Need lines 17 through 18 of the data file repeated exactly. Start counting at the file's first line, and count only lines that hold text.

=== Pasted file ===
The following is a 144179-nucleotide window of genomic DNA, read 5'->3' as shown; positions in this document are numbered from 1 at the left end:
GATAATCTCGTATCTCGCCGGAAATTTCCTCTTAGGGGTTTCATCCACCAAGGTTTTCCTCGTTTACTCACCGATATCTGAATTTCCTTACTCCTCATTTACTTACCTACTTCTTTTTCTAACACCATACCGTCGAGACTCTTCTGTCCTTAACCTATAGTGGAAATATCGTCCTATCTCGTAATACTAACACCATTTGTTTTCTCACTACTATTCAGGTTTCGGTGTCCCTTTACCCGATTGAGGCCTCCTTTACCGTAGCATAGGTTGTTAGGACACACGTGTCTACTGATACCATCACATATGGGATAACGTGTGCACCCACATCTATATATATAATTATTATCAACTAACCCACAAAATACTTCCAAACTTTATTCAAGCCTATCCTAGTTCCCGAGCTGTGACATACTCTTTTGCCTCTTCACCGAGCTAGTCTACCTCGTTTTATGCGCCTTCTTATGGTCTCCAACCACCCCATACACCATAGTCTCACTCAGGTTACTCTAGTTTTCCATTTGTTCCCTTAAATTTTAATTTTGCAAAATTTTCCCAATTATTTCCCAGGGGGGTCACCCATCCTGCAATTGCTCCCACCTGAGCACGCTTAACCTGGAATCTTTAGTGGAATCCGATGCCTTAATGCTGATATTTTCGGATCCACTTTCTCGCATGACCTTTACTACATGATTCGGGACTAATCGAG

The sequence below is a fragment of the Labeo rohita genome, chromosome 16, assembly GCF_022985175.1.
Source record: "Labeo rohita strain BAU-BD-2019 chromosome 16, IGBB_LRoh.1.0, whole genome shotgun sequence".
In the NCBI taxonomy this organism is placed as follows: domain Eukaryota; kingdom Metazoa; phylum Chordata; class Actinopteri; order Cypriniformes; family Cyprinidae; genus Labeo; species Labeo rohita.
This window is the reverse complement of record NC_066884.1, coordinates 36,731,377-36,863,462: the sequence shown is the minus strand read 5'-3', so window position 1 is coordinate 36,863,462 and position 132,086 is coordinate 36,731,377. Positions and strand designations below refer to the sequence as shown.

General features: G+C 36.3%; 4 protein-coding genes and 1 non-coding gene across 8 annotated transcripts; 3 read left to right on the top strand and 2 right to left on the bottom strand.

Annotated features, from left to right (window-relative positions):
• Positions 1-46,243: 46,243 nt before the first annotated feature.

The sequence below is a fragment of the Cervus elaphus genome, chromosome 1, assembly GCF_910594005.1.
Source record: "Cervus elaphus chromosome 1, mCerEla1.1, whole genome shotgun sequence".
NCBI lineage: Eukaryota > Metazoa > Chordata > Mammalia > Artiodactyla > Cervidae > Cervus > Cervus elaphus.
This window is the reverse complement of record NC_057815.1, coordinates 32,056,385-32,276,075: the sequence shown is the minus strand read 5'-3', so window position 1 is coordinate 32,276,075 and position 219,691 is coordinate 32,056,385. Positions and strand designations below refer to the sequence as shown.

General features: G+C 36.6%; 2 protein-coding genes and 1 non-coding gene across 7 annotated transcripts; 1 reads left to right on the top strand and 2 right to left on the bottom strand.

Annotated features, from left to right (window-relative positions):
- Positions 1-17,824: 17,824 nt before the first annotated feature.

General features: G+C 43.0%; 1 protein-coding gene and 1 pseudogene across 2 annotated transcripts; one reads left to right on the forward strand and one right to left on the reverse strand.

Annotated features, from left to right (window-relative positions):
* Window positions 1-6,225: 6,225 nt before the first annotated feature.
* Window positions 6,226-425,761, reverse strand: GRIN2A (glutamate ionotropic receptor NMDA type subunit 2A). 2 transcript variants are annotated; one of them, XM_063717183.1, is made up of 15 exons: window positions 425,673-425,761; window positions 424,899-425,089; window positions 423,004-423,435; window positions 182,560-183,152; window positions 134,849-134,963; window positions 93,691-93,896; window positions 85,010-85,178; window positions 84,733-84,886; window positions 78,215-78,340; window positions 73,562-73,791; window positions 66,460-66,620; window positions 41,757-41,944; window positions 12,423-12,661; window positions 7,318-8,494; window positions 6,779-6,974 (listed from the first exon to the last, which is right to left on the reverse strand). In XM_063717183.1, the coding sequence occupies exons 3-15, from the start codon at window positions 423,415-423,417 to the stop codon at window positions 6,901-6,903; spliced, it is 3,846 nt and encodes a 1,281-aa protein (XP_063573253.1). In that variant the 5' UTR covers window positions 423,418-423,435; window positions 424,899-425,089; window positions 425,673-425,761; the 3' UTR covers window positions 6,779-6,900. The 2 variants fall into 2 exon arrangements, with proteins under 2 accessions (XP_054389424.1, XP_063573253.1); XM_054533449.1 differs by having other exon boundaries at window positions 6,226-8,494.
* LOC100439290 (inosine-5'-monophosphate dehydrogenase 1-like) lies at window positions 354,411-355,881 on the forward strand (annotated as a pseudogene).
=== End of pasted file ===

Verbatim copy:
General features: G+C 43.0%; 1 protein-coding gene and 1 pseudogene across 2 annotated transcripts; one reads left to right on the forward strand and one right to left on the reverse strand.

Annotated features, from left to right (window-relative positions):